Tuesday and Thirteen still drags the weight of his most unlucky number

Josema Yuste and Millán Salcedo, Martes y Trece, in a 2016 photo in Madrid, Spain. (Photo by Carlos Alvarez/Getty Images)

Comedy duo (formerly trio) Martes y Trece made us laugh a lot in the 80s and 90s with their hilarious TV shows, many of them, issued on New Year’s Eve. Whether it was for his parodies, like the one with Isabel Pantoja Y Encarna Sanchez heading to Mallorca, or by personal characters, such as the folkloric Paca Carmona. However, there is a number by Josema Yuste and Millán Salcedo that at the time it made us laugh a lot, but because we were unaware of the social scourge behind this sketch. We are talking about the well-known “my husband beats me”.

It was on the night of December 31, 1991 that we saw him for the first time. Josme Yuste imitated the sexologist Elecha Ochoa in the program let’s talk about sexrenamed Let’s talk about it. In the purest style of a talk show, Elena gave the word to the character of María Ascensión del Calvario, played by Millán Salcedo, who appeared with a black eye in front of the camera, and stood up as “spokesperson for the association of battered women in Spain.” She then began to say that her husband hit her a lot, and she began to cry, with her usual noises and tics.

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It was a sketch that was only a couple of minutes long, but it’s still going strong, they still talk about it on many occasions, they wonder about it. This Sunday, Josema visited The rockNuria Roca’s program on laSexta, to promote her new play, the party pooper, and debated the limits of humor. Yuste defended that everyone should mark their own. And in that sense, he explained: “30 years ago we did a sketch that was not about abuse; It was bullshit from a lady that I was doing: a presenter of a sexual program and, in no case, that came to say that it is promoted. Absolutely. You cannot compare the Spain of now with that of 30 years ago”, he reflected.

As you say, today we are aware of the problem of sexist violence, which was once classified as a “crime of passion” or similar. And for this reason, Yuste himself has explained on other occasions that he would never make humor on such a subject again. A few months ago, in an interview with News from Gipuzkoapromoting precisely the same work as yesterday, assured that “It would never occur to me to do that now, never, never, obviously.” In other interviews he has talked about how humor was made from a more unconscious perspective, or from the inexperience of youth.

In 2003, Millán Salcedo publicly apologized for that number in his artistic memoirs called ‘En mis trece’, just twelve years after the issue. There, the humorist was already aware that that was not right, without the need to look back 30 years, as Josema says.

I played a battered woman, a parody that I should never have done. I argue in my defense that in those days the terrifying information that we have today did not exist. At no time did I want to laugh at such a tragedy. If anyone thought I did it maliciously, he doesn’t know me. Nothing is further from my intention. Had it been today, when we have so many unfortunate examples, it would not have even crossed my mind.s”, he stated in this work.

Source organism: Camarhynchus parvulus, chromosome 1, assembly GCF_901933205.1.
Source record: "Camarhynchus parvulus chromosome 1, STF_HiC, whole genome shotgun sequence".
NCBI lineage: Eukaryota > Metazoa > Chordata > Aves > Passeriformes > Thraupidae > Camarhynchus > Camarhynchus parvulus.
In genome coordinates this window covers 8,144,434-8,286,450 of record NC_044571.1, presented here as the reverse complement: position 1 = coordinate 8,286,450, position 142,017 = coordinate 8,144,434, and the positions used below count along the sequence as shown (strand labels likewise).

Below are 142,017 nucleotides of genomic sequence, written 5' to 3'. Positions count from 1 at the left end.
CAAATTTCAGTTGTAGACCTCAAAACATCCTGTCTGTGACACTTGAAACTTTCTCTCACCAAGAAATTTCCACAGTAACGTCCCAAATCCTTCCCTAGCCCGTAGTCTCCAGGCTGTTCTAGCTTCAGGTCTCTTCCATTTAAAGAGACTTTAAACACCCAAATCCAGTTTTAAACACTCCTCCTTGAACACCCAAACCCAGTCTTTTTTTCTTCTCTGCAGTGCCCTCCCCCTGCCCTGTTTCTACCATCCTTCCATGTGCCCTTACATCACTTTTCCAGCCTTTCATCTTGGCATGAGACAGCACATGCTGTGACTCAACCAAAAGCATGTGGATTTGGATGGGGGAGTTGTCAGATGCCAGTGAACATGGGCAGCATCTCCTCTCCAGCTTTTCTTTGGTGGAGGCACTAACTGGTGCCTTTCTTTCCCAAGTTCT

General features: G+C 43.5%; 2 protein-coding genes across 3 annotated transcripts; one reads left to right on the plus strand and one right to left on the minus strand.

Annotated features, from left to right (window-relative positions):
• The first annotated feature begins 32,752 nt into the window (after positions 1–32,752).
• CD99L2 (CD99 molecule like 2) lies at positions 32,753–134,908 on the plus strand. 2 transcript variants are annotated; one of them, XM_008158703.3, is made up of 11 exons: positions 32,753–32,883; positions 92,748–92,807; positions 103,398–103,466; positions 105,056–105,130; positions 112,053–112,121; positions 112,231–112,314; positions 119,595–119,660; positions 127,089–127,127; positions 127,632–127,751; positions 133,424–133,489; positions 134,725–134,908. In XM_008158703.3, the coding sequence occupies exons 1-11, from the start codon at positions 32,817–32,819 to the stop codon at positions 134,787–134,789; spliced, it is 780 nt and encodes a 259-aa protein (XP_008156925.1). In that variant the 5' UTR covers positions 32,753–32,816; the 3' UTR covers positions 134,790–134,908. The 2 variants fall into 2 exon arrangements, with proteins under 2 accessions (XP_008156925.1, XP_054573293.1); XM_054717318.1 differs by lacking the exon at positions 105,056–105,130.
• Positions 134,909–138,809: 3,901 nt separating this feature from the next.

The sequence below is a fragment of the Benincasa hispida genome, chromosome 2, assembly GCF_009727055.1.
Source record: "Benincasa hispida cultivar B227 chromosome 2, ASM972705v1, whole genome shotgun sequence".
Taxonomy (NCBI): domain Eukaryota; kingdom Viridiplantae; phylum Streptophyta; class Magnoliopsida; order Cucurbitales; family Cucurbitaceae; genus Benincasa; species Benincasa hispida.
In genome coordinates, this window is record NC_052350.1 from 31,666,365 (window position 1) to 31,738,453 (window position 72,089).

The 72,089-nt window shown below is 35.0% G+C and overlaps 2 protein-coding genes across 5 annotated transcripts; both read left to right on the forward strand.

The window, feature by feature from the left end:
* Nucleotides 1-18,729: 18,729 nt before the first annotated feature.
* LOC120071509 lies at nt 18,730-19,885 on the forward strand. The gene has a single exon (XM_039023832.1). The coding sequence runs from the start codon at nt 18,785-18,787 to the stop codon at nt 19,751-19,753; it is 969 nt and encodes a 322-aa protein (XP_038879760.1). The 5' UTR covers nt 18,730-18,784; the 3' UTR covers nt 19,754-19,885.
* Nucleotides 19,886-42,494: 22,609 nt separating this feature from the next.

Tuesday and Thirteen in a photo from the'90s, when they were at the height of their success (Photo by Alvaro Rodriguez/Cover Page/Getty Images)

Tuesday and Thirteen in a photo from the 90s, when they were at the height of their success (Photo by Alvaro Rodriguez/Cover Page/Getty Images)

It is true that in the past humor was made about people based on their physical and intellectual abilities, on their sexual orientation or, as in this case, because of social ills such as sexist violence. But not for that reason they stop being used as a throwing weapon, and more, in the era of social networks.

For example, in 2018 Dani Mateo was in the spotlight for an intermission sketch in which he blew his nose on the Spanish flag. And both Josema Yuste and Millán Salcedo charged him publicly. “Personally, as a gag, I don’t find it funny. I think he’s in trouble, but hey, he’ll know.”, Millán told El País. Josema, for her part, said on the program It’s Federico’s morningfrom EsRadio, assured that the ga of the flag was “a sovereign asshole” and that he offended millions of people, including himself. And then the social networks charged against him, recalling the number of macho violence in question, as well as some of his statements in The Sixth Night in which he cried out because the humorist should be free and make the humor he wants.

So that, 30 years have passed since that number, and we still talk about it. Journalists, spectators, and the protagonists themselves. It’s just that some see it as something truly unfortunate, while others simply consider it a product of its time.

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Tuesday and Thirteen still drags the weight of his most unlucky number